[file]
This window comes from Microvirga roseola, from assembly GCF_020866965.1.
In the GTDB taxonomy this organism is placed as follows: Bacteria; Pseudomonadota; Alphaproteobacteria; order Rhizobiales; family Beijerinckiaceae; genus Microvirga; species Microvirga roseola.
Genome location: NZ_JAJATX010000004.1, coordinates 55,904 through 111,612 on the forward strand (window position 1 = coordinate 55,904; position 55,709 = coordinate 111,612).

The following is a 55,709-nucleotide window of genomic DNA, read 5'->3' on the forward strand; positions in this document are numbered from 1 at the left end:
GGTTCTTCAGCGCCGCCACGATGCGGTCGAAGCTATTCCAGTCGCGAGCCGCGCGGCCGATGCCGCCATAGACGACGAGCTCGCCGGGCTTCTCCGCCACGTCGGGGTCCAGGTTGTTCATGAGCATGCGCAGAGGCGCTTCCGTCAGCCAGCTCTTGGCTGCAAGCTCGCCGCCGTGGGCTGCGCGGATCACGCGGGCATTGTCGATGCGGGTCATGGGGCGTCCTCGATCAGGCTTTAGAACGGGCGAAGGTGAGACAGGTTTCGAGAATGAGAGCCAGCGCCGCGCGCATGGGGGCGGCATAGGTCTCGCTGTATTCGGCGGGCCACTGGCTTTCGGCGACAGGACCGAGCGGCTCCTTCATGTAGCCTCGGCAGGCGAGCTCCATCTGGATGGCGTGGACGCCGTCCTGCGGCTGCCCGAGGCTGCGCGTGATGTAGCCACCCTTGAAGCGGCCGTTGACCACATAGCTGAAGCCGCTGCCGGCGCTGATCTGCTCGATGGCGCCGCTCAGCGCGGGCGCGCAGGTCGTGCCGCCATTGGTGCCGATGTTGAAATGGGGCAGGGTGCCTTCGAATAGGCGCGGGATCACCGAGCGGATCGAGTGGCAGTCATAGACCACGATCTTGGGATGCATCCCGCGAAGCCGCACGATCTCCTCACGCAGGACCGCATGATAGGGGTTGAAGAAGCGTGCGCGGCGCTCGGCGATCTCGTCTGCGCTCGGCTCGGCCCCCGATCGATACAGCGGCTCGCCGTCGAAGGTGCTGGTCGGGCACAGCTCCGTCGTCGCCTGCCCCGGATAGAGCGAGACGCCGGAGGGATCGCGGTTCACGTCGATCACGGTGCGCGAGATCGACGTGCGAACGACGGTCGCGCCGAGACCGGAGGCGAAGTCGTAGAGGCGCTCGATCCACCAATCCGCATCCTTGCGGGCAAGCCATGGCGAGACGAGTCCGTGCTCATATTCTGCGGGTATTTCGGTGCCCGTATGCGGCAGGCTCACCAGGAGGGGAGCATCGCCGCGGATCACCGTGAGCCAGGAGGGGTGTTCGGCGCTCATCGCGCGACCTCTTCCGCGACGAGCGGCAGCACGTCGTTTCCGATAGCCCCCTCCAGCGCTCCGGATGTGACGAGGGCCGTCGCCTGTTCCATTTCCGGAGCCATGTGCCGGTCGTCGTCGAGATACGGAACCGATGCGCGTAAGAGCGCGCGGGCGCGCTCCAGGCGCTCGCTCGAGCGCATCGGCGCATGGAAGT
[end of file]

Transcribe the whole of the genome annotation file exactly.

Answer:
This window comes from Microvirga roseola, from assembly GCF_020866965.1.
In the GTDB taxonomy this organism is placed as follows: Bacteria; Pseudomonadota; Alphaproteobacteria; order Rhizobiales; family Beijerinckiaceae; genus Microvirga; species Microvirga roseola.
Genome location: NZ_JAJATX010000004.1, coordinates 55,904 through 111,612 on the forward strand (window position 1 = coordinate 55,904; position 55,709 = coordinate 111,612).

The following is a 55,709-nucleotide window of genomic DNA, read 5'->3' on the forward strand; positions in this document are numbered from 1 at the left end:
GGTTCTTCAGCGCCGCCACGATGCGGTCGAAGCTATTCCAGTCGCGAGCCGCGCGGCCGATGCCGCCATAGACGACGAGCTCGCCGGGCTTCTCCGCCACGTCGGGGTCCAGGTTGTTCATGAGCATGCGCAGAGGCGCTTCCGTCAGCCAGCTCTTGGCTGCAAGCTCGCCGCCGTGGGCTGCGCGGATCACGCGGGCATTGTCGATGCGGGTCATGGGGCGTCCTCGATCAGGCTTTAGAACGGGCGAAGGTGAGACAGGTTTCGAGAATGAGAGCCAGCGCCGCGCGCATGGGGGCGGCATAGGTCTCGCTGTATTCGGCGGGCCACTGGCTTTCGGCGACAGGACCGAGCGGCTCCTTCATGTAGCCTCGGCAGGCGAGCTCCATCTGGATGGCGTGGACGCCGTCCTGCGGCTGCCCGAGGCTGCGCGTGATGTAGCCACCCTTGAAGCGGCCGTTGACCACATAGCTGAAGCCGCTGCCGGCGCTGATCTGCTCGATGGCGCCGCTCAGCGCGGGCGCGCAGGTCGTGCCGCCATTGGTGCCGATGTTGAAATGGGGCAGGGTGCCTTCGAATAGGCGCGGGATCACCGAGCGGATCGAGTGGCAGTCATAGACCACGATCTTGGGATGCATCCCGCGAAGCCGCACGATCTCCTCACGCAGGACCGCATGATAGGGGTTGAAGAAGCGTGCGCGGCGCTCGGCGATCTCGTCTGCGCTCGGCTCGGCCCCCGATCGATACAGCGGCTCGCCGTCGAAGGTGCTGGTCGGGCACAGCTCCGTCGTCGCCTGCCCCGGATAGAGCGAGACGCCGGAGGGATCGCGGTTCACGTCGATCACGGTGCGCGAGATCGACGTGCGAACGACGGTCGCGCCGAGACCGGAGGCGAAGTCGTAGAGGCGCTCGATCCACCAATCCGCATCCTTGCGGGCAAGCCATGGCGAGACGAGTCCGTGCTCATATTCTGCGGGTATTTCGGTGCCCGTATGCGGCAGGCTCACCAGGAGGGGAGCATCGCCGCGGATCACCGTGAGCCAGGAGGGGTGTTCGGCGCTCATCGCGCGACCTCTTCCGCGACGAGCGGCAGCACGTCGTTTCCGATAGCCCCCTCCAGCGCTCCGGATGTGACGAGGGCCGTCGCCTGTTCCATTTCCGGAGCCATGTGCCGGTCGTCGTCGAGATACGGAACCGATGCGCGTAAGAGCGCGCGGGCGCGCTCCAGGCGCTCGCTCGAGCGCATCGGCGCATGGAAGT